Flu season is upon us again. At COLFS Medical Clinic, we offer the influenza vaccine to all people age six months and older.  There are some exceptions to the recommendations, mainly related to previous adverse reactions to influenza vaccine.

Ultimately, as the patient or parent, it is your decision whether or not you or your children receive the vaccine. We will always respect your decisions. It is our responsibility to ensure you are fully informed so that you can make that decision well. Below, we address questions you may have in making your decision on whether or not to get the flu vaccine this season.

What is ‘the flu’?

The commonly known term, ‘the flu,’ describes a number of viruses existing under the influenza A and influenza B families. Influenza viruses are active from fall to spring every year [1]. The illness from the virus includes symptoms of fever, body aches, sore throat, runny nose, fatigue, cough, and sometimes, vomiting and diarrhea [2]. The severity of illness ranges from mild, which can be managed at home, to severe requiring hospitalization, and sometimes resulting in death. Those most vulnerable to severe illness include the elderly, young children, pregnant women, and those with chronic illnesses.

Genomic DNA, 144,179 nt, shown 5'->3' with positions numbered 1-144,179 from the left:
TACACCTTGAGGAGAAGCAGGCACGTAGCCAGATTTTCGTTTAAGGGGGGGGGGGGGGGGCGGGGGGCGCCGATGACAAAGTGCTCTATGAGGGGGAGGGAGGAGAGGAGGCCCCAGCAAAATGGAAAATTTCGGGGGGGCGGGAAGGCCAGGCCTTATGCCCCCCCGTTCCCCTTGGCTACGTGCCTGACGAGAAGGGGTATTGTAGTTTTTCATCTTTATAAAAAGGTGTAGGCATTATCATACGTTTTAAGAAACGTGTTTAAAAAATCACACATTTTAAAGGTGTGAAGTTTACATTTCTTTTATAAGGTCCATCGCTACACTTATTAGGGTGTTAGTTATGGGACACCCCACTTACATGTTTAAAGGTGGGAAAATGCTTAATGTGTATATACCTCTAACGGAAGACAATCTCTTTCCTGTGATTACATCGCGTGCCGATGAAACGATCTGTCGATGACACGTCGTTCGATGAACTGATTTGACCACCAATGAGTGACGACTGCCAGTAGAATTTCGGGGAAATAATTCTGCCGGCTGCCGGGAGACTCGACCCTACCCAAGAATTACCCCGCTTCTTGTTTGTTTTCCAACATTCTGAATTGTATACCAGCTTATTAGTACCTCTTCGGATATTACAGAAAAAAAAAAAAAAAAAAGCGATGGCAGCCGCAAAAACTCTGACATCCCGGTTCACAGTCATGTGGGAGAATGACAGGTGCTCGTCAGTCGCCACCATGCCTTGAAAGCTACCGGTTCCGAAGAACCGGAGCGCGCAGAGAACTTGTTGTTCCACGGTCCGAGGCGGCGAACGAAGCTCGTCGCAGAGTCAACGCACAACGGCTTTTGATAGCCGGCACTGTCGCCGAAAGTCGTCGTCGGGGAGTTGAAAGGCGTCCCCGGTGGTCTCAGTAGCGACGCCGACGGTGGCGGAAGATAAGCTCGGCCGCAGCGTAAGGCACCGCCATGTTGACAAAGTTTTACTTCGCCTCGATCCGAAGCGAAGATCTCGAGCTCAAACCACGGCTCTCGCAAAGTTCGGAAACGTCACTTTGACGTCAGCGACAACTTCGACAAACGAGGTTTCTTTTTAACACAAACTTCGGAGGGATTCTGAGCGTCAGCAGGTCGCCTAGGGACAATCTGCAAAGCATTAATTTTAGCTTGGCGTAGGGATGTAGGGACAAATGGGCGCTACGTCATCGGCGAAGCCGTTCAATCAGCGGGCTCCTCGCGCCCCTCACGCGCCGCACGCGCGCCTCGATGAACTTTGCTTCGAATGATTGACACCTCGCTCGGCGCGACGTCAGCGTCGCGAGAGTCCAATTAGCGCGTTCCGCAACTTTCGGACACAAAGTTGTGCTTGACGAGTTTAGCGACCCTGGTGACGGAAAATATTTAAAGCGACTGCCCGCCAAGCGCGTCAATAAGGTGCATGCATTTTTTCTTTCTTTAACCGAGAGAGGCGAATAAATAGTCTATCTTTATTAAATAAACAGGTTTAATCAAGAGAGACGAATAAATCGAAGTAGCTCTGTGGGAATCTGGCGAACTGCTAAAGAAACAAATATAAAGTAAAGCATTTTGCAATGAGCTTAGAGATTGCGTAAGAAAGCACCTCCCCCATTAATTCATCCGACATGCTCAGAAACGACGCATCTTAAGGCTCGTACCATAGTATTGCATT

How is the flu vaccine developed?